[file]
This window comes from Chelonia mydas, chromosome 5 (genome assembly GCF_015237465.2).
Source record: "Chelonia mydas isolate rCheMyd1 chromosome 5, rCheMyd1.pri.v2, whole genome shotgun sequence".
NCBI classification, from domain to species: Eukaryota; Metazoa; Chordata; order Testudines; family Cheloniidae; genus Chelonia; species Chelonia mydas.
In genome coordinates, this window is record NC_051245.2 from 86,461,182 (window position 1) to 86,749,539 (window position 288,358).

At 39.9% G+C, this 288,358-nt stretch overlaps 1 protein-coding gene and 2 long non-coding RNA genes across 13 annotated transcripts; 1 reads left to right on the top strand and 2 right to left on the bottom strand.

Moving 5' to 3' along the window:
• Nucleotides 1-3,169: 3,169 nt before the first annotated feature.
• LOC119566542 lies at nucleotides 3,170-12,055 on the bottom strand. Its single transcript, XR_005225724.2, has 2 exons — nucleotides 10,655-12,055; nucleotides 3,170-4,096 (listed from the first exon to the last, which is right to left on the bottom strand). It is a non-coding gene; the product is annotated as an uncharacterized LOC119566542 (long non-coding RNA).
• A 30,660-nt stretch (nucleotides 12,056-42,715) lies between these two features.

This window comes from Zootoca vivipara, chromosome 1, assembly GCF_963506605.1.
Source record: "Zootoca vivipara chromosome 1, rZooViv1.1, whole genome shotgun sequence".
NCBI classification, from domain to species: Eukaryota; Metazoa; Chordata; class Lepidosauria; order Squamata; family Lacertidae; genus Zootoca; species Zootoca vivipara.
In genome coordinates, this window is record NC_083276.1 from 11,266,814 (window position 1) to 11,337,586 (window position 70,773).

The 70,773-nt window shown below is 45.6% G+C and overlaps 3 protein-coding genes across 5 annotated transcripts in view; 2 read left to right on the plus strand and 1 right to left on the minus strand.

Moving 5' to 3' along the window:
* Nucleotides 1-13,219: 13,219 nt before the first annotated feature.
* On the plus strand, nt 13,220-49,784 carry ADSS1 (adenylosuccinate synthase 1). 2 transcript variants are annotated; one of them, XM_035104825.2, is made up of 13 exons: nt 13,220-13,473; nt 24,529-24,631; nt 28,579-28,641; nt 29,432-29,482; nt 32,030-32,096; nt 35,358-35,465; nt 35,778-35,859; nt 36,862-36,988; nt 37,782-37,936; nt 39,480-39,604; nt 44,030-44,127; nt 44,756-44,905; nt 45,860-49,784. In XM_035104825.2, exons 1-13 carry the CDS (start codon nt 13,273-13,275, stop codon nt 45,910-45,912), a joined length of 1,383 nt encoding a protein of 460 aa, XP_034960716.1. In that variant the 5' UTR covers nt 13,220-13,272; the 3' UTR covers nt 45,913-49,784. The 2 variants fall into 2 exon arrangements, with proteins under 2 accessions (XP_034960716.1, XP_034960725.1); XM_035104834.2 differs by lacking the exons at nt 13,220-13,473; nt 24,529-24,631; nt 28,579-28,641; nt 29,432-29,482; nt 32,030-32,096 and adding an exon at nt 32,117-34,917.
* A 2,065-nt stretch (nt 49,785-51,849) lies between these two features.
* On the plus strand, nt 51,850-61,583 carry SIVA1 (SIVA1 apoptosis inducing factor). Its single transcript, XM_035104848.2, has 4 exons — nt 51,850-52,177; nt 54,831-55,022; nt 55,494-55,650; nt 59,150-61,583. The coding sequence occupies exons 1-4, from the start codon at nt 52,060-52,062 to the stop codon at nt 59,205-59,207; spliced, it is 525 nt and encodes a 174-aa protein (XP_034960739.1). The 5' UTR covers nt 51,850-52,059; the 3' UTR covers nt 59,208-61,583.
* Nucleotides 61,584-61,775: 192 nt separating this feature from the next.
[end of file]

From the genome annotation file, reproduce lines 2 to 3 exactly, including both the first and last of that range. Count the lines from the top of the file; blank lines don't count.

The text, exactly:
Source record: "Chelonia mydas isolate rCheMyd1 chromosome 5, rCheMyd1.pri.v2, whole genome shotgun sequence".
NCBI classification, from domain to species: Eukaryota; Metazoa; Chordata; order Testudines; family Cheloniidae; genus Chelonia; species Chelonia mydas.